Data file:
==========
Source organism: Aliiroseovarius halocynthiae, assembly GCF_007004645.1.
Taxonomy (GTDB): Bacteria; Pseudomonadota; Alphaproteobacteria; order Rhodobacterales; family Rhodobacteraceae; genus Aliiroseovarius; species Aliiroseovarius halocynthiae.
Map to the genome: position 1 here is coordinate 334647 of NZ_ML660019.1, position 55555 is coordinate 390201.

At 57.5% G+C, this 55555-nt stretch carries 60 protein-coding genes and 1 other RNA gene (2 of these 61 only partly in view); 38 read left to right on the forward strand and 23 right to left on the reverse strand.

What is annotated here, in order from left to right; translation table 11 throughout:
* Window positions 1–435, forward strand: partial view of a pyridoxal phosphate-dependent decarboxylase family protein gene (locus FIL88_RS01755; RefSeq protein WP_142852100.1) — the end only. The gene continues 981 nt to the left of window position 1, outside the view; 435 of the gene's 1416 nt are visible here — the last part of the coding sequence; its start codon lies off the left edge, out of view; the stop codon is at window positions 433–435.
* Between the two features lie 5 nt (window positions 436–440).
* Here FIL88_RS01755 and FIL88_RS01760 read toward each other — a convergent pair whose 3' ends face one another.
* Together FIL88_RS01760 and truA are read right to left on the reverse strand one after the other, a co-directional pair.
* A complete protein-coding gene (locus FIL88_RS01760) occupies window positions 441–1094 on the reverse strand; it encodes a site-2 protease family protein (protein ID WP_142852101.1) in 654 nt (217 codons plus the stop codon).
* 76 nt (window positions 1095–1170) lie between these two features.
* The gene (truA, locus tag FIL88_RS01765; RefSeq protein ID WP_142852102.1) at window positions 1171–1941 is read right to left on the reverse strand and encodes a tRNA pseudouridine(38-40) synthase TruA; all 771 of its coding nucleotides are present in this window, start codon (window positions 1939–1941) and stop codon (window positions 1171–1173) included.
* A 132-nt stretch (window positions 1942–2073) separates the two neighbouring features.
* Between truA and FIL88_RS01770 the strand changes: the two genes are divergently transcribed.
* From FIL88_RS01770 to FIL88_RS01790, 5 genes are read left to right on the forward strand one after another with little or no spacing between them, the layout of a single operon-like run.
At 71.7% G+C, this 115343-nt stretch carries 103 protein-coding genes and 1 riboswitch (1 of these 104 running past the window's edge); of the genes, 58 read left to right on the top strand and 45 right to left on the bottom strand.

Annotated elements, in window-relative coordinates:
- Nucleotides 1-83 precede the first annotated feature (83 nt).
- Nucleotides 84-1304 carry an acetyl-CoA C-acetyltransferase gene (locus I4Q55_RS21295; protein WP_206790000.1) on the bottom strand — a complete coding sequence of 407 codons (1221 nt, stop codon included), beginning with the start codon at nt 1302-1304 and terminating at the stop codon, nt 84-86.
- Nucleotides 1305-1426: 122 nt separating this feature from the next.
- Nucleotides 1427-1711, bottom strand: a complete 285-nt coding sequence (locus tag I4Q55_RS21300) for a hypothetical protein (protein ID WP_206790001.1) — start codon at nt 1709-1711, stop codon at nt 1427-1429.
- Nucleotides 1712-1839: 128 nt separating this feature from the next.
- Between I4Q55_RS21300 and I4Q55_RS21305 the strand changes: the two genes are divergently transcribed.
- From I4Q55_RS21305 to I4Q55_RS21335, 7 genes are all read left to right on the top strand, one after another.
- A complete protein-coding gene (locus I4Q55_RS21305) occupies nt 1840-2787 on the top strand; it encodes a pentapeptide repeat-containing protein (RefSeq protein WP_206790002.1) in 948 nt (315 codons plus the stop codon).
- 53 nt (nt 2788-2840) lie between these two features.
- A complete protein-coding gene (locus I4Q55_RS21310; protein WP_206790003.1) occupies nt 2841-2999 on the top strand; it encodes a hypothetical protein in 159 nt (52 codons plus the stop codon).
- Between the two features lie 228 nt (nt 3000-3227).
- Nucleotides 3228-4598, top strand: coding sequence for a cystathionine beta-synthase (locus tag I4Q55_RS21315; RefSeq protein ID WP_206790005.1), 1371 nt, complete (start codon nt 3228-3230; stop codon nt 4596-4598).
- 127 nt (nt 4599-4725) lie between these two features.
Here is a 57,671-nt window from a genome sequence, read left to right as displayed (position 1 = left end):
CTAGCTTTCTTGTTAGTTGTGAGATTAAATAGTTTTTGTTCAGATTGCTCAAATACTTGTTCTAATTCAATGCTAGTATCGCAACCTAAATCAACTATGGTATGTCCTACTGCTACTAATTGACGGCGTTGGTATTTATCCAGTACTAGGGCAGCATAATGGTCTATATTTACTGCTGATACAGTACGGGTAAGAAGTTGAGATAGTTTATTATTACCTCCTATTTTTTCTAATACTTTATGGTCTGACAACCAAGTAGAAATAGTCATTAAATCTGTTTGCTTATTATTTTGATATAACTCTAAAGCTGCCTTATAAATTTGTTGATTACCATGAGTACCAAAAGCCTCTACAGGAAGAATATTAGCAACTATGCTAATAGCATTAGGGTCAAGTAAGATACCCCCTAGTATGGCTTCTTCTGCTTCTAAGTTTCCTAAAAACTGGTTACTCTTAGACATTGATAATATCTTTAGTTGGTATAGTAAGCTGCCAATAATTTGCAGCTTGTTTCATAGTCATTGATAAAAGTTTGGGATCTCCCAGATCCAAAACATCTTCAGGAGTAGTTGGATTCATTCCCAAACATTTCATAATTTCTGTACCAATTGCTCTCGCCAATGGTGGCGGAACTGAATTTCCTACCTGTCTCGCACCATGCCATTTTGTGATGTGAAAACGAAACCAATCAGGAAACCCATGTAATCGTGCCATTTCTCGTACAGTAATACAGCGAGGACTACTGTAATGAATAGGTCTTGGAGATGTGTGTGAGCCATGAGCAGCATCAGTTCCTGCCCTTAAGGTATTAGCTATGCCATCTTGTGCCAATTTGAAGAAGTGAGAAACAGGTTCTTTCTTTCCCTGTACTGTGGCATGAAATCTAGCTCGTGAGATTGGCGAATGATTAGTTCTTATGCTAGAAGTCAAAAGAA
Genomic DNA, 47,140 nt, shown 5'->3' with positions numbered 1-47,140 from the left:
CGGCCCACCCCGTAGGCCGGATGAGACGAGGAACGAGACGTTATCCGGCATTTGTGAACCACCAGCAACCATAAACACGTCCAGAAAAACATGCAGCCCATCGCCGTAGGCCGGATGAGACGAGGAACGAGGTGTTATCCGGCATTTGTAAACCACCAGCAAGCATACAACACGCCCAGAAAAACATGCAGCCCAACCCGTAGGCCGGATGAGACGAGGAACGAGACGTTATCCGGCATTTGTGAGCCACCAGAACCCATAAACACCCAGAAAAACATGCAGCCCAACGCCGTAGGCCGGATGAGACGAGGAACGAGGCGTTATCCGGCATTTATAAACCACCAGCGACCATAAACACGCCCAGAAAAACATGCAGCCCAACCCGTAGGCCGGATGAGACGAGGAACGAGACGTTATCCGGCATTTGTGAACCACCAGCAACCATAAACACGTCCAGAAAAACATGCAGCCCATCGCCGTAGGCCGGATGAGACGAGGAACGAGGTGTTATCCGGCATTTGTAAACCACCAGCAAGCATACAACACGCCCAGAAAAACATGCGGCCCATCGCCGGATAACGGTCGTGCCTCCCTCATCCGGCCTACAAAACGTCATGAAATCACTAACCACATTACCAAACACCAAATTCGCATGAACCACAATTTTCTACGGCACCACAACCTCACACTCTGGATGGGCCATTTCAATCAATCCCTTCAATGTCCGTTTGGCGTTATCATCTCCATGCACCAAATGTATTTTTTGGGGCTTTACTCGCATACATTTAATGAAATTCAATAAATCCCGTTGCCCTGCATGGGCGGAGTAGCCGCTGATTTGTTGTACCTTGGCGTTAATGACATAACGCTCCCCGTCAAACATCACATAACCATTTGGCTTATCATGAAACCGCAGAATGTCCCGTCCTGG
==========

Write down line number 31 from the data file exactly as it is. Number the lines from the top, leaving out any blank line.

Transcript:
Here is a 57,671-nt window from a genome sequence, read left to right as displayed (position 1 = left end):